Employ a content marketing strategy on your website that answers their common questions regarding durability, cost, lifetime value, ease of installation and use, and how to maintain the product. You can promote your content on Facebook and LinkedIn and deploy facility manager influencers on social to improve your brand reputation and reach.
Whenever possible, align your message towards how your product keeps pace with new technology and facility use trends. Answer facility managers’ questions about the ease of upkeep and maintenance for your particular product compared to others on the market. Align your message towards how that facility manages cleaning and maintenance operations (whether they be internal operations or outsourced by the facility manager) would not skip a beat with your product.
Tips for Selling to Hospital Facilities Managers
Hospital facilities managers are especially concerned with adhering to strict regulations and some materials and products simply are not suited for hospitals. Make sure you’ve done your research and understand if your product is suitable for hospitals so that your sales reps are not wasting time with unqualified prospects.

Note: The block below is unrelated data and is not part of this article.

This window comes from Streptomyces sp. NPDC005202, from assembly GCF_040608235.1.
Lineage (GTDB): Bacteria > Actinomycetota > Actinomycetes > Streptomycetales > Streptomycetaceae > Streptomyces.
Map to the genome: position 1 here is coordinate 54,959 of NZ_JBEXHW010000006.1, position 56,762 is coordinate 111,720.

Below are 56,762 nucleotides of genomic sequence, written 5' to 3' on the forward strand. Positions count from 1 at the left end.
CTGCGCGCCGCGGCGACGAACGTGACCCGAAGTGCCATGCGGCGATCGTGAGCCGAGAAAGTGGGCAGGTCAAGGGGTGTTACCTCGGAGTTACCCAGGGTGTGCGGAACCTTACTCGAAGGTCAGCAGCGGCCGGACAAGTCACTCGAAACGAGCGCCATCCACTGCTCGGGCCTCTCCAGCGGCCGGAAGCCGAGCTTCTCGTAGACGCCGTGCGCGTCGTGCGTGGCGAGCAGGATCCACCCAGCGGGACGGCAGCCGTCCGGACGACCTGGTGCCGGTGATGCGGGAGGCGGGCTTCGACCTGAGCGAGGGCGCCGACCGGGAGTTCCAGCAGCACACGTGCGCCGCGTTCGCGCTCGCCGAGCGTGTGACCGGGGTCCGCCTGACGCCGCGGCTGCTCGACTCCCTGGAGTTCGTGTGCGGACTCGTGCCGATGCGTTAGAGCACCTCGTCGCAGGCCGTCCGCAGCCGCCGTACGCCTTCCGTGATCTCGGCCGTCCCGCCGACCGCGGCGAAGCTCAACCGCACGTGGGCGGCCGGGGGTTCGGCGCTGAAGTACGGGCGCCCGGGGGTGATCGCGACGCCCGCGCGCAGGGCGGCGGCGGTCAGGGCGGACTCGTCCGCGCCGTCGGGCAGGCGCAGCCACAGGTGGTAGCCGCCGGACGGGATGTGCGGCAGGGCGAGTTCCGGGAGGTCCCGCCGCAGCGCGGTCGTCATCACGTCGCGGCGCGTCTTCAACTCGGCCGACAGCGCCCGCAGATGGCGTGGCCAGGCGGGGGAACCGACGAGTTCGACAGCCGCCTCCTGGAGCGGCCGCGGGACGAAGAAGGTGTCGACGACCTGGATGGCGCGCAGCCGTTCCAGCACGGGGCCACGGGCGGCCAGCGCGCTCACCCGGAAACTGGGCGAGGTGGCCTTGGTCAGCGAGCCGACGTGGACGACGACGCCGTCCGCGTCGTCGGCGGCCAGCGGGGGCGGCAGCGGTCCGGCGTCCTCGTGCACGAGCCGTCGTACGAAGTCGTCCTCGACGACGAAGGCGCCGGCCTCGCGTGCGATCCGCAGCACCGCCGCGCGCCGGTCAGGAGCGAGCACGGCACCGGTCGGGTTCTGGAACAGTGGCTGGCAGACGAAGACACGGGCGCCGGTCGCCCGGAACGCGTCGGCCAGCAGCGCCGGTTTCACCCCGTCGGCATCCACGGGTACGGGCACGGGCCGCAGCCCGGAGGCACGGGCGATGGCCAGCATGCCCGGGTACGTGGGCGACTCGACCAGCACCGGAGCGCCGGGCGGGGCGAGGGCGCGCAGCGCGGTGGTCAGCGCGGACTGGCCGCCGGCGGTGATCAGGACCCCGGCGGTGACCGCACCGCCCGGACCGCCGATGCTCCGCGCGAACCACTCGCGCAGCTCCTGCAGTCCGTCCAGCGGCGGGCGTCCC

A few materials that ARE NOT suited for hospitals include:
- Carpets and fabrics, because they can only be sanitized by standard cleaning methods, not truly disinfected or sterilized.
- PVC, because even though it’s a versatile building material, the breakdown of PVC releases harmful chemicals.
- Additive heavy plastics, because stain treatments and phthalates treatments that are common to building materials manufacturing processes to soften PVC plastics can also release harmful chemicals as they breakdown.
- PFCs and PFOAs, because these man-made, synthetic chemicals (often used in liquid repellent coatings) do not break down in the environment.